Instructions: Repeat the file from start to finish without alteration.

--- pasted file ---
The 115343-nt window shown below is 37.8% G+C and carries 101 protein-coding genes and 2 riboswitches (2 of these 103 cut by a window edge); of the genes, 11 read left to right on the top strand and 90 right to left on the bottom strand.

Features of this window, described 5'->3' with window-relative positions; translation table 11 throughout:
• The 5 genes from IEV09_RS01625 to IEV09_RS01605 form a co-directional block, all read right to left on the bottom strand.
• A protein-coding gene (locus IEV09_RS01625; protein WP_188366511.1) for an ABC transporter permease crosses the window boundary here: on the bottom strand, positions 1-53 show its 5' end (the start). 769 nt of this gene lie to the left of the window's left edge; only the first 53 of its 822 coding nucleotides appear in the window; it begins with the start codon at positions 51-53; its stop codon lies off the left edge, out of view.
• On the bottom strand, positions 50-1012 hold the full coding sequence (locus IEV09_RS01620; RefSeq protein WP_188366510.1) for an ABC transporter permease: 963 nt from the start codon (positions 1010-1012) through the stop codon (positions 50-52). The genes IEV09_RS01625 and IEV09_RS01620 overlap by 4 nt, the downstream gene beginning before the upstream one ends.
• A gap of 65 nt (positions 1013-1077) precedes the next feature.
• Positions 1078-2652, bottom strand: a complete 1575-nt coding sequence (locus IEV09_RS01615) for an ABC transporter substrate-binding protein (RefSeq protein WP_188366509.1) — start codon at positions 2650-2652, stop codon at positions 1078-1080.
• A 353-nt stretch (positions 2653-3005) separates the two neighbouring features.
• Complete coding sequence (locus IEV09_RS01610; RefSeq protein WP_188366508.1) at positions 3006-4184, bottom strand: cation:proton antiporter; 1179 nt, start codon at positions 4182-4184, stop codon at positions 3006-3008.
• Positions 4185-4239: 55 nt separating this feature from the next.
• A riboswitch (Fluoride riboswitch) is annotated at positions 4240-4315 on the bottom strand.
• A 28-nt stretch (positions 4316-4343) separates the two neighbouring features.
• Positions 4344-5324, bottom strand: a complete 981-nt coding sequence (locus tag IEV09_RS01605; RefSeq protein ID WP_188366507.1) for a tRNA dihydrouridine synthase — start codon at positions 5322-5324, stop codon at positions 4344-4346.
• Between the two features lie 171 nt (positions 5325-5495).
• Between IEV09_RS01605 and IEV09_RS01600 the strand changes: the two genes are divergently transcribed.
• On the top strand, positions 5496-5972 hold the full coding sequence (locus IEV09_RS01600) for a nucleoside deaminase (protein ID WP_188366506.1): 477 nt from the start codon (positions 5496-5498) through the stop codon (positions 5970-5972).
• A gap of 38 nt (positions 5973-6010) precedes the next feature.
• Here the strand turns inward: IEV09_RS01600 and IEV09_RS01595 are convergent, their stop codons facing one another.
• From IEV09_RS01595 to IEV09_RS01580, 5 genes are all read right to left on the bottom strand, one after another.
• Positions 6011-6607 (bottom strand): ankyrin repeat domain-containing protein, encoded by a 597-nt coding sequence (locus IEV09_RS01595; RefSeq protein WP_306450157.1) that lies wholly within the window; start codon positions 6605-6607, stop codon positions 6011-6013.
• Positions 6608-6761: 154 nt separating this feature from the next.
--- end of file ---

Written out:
The 115343-nt window shown below is 37.8% G+C and carries 101 protein-coding genes and 2 riboswitches (2 of these 103 cut by a window edge); of the genes, 11 read left to right on the top strand and 90 right to left on the bottom strand.

Features of this window, described 5'->3' with window-relative positions; translation table 11 throughout:
• The 5 genes from IEV09_RS01625 to IEV09_RS01605 form a co-directional block, all read right to left on the bottom strand.
• A protein-coding gene (locus IEV09_RS01625; protein WP_188366511.1) for an ABC transporter permease crosses the window boundary here: on the bottom strand, positions 1-53 show its 5' end (the start). 769 nt of this gene lie to the left of the window's left edge; only the first 53 of its 822 coding nucleotides appear in the window; it begins with the start codon at positions 51-53; its stop codon lies off the left edge, out of view.
• On the bottom strand, positions 50-1012 hold the full coding sequence (locus IEV09_RS01620; RefSeq protein WP_188366510.1) for an ABC transporter permease: 963 nt from the start codon (positions 1010-1012) through the stop codon (positions 50-52). The genes IEV09_RS01625 and IEV09_RS01620 overlap by 4 nt, the downstream gene beginning before the upstream one ends.
• A gap of 65 nt (positions 1013-1077) precedes the next feature.
• Positions 1078-2652, bottom strand: a complete 1575-nt coding sequence (locus IEV09_RS01615) for an ABC transporter substrate-binding protein (RefSeq protein WP_188366509.1) — start codon at positions 2650-2652, stop codon at positions 1078-1080.
• A 353-nt stretch (positions 2653-3005) separates the two neighbouring features.
• Complete coding sequence (locus IEV09_RS01610; RefSeq protein WP_188366508.1) at positions 3006-4184, bottom strand: cation:proton antiporter; 1179 nt, start codon at positions 4182-4184, stop codon at positions 3006-3008.
• Positions 4185-4239: 55 nt separating this feature from the next.
• A riboswitch (Fluoride riboswitch) is annotated at positions 4240-4315 on the bottom strand.
• A 28-nt stretch (positions 4316-4343) separates the two neighbouring features.
• Positions 4344-5324, bottom strand: a complete 981-nt coding sequence (locus tag IEV09_RS01605; RefSeq protein ID WP_188366507.1) for a tRNA dihydrouridine synthase — start codon at positions 5322-5324, stop codon at positions 4344-4346.
• Between the two features lie 171 nt (positions 5325-5495).
• Between IEV09_RS01605 and IEV09_RS01600 the strand changes: the two genes are divergently transcribed.
• On the top strand, positions 5496-5972 hold the full coding sequence (locus IEV09_RS01600) for a nucleoside deaminase (protein ID WP_188366506.1): 477 nt from the start codon (positions 5496-5498) through the stop codon (positions 5970-5972).
• A gap of 38 nt (positions 5973-6010) precedes the next feature.
• Here the strand turns inward: IEV09_RS01600 and IEV09_RS01595 are convergent, their stop codons facing one another.
• From IEV09_RS01595 to IEV09_RS01580, 5 genes are all read right to left on the bottom strand, one after another.
• Positions 6011-6607 (bottom strand): ankyrin repeat domain-containing protein, encoded by a 597-nt coding sequence (locus IEV09_RS01595; RefSeq protein WP_306450157.1) that lies wholly within the window; start codon positions 6605-6607, stop codon positions 6011-6013.
• Positions 6608-6761: 154 nt separating this feature from the next.